William & Mary - English professor may have found nation’s oldest schoolhouse for black children
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English professor may have found nation’s oldest schoolhouse for black children

Terry L. Meyers

Terry L. Meyers:  standing outside the building that may once have held the Bray School.

Terry L. Meyers, Chancellor Professor of English, has been featured in two national publications recently regarding research of the 18th century Bray School and its possible connection to an old house tucked on the edge of William & Mary’s campus. 

The site, located on Prince George Street and now used by the College’s ROTC program, could be the nation’s oldest surviving schoolhouse for black children, free and enslaved, Meyers told The Washington Post in a July 23 feature article. Meyers was also featured in The Chronicle of Higher Education.

Meyers’s research indicates that the house may have been home to the Bray School, established in Williamsburg in 1760 on the recommendation of Benjamin Franklin by an English philanthropy, the Associates of Dr. Bray. The Rev. Thomas Bray was the commissary in Maryland of the bishop of London and a friend of James Blair, commissary in Virginia and founder of the College. Bray and the Associates advocated for the religious education of black and Indian children.

The research is timely. A committee of faculty, staff, students and community members is currently studying and exploring the role of race in the College’s history as part of the Lemon Project. The initiative, launched following a resolution in April 2009 by the William & Mary Board of Visitors, is a multiyear effort to better understand William & Mary’s own connections to slavery as well as race relations at the College from the end of the Civil War to date. The effort is named after a slave called Lemon whom the College owned in the early 18th century.

Terry L. Meyers, Chancellor Professor of English, has been featured in two national publications recently regarding research of the 18th century Bray School and its possible connection to an old house tucked on the edge of William & Mary’s campus.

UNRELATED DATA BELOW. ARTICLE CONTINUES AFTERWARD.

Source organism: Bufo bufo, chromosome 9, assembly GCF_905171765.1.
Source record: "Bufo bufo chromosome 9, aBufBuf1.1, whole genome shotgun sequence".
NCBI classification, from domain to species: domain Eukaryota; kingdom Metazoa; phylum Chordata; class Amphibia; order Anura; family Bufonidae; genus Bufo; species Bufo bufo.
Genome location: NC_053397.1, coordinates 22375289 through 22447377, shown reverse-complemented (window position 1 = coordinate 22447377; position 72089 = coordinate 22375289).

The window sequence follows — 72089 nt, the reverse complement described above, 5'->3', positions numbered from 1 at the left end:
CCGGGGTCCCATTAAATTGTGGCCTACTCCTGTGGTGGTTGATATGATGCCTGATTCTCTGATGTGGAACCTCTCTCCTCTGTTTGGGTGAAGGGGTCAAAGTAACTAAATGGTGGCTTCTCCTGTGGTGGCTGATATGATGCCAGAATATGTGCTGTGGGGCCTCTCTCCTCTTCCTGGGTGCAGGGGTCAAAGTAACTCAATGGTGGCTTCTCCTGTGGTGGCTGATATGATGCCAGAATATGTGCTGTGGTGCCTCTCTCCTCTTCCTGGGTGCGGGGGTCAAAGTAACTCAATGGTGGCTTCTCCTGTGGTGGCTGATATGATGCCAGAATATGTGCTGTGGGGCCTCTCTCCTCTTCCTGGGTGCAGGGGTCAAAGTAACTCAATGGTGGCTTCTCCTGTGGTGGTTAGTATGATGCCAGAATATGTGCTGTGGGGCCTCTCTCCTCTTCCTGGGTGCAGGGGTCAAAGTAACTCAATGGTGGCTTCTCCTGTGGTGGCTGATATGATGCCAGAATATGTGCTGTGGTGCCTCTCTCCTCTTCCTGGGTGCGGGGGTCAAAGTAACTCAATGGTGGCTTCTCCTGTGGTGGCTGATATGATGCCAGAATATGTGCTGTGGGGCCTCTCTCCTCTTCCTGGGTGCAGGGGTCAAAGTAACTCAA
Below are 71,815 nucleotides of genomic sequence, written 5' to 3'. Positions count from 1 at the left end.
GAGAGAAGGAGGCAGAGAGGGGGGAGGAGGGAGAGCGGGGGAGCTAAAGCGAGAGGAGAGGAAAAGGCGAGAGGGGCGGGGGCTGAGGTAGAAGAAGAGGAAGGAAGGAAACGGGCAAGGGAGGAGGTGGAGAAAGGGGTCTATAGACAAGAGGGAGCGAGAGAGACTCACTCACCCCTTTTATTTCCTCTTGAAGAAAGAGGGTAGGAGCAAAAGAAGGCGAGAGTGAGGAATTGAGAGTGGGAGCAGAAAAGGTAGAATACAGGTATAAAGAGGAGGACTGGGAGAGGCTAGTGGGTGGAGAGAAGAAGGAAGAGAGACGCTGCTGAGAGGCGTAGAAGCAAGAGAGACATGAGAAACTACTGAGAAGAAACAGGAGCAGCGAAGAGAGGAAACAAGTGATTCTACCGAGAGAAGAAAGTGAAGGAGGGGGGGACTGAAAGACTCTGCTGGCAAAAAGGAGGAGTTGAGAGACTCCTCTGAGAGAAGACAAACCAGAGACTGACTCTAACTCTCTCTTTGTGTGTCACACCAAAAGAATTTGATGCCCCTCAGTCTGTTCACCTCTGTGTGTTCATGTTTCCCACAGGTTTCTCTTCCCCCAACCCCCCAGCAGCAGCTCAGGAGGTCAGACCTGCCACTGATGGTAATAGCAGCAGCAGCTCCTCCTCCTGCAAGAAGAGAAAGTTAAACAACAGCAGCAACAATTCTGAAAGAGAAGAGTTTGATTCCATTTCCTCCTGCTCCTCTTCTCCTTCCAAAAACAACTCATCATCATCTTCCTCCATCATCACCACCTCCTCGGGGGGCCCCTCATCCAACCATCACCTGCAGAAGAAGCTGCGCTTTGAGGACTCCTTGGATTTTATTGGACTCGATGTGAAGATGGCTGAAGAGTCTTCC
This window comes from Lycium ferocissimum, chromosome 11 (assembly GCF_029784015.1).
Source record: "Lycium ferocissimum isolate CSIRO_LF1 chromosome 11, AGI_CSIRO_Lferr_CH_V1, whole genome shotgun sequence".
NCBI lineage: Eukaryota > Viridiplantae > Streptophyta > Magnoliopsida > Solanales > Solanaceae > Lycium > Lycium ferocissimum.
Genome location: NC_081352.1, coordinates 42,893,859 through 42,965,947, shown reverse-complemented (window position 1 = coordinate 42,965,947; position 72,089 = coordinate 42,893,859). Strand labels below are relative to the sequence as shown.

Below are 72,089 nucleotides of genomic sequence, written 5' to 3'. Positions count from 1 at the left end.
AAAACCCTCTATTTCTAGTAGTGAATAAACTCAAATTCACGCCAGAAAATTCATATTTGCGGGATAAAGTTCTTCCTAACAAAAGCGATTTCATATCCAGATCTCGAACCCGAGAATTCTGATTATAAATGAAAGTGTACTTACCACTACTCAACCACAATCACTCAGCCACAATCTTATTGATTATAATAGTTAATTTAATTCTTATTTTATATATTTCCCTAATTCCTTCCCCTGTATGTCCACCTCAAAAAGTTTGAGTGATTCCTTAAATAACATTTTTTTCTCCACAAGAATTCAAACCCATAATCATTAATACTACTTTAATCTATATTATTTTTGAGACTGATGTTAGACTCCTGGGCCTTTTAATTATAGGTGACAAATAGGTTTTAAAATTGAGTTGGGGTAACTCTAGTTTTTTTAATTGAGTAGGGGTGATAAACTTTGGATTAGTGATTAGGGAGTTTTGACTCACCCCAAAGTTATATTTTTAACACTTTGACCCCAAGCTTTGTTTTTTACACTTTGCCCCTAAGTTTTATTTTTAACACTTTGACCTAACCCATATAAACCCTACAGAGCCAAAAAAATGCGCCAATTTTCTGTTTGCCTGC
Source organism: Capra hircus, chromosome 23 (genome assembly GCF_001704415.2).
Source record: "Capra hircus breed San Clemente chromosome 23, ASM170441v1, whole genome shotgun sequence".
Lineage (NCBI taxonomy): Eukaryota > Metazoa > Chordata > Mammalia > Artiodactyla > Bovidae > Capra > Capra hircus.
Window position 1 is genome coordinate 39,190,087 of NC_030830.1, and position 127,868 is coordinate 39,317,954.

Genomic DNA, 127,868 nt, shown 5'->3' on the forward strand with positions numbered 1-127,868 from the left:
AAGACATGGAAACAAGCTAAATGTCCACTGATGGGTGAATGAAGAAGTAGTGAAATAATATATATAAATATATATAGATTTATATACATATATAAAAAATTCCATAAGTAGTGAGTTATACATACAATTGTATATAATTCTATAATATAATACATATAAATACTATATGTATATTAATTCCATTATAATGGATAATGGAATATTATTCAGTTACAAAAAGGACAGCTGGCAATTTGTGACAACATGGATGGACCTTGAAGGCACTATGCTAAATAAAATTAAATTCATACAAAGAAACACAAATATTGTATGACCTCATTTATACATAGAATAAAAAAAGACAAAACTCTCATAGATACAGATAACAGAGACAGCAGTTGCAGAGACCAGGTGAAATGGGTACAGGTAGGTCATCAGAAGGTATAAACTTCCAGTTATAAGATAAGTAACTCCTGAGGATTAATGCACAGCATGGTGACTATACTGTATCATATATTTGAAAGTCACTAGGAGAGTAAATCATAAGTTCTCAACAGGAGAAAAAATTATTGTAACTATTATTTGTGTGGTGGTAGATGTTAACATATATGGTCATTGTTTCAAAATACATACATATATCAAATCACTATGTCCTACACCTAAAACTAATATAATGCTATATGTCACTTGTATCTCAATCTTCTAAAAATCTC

The site, located on Prince George Street and now used by the College’s ROTC program, could be the nation’s oldest surviving schoolhouse for black children, free and enslaved, Meyers told The Washington Post in a July 23 feature article. Meyers was also featured in The Chronicle of Higher Education.

Meyers’s research indicates that the house may have been home to the Bray School, established in Williamsburg in 1760 on the recommendation of Benjamin Franklin by an English philanthropy, the Associates of Dr. Bray. The Rev. Thomas Bray was the commissary in Maryland of the bishop of London and a friend of James Blair, commissary in Virginia and founder of the College. Bray and the Associates advocated for the religious education of black and Indian children.

The research is timely. A committee of faculty, staff, students and community members is currently studying and exploring the role of race in the College’s history as part of the Lemon Project. The initiative, launched following a resolution in April 2009 by the William & Mary Board of Visitors, is a multiyear effort to better understand William & Mary’s own connections to slavery as well as race relations at the College from the end of the Civil War to date. The effort is named after a slave called Lemon whom the College owned in the early 18th century.i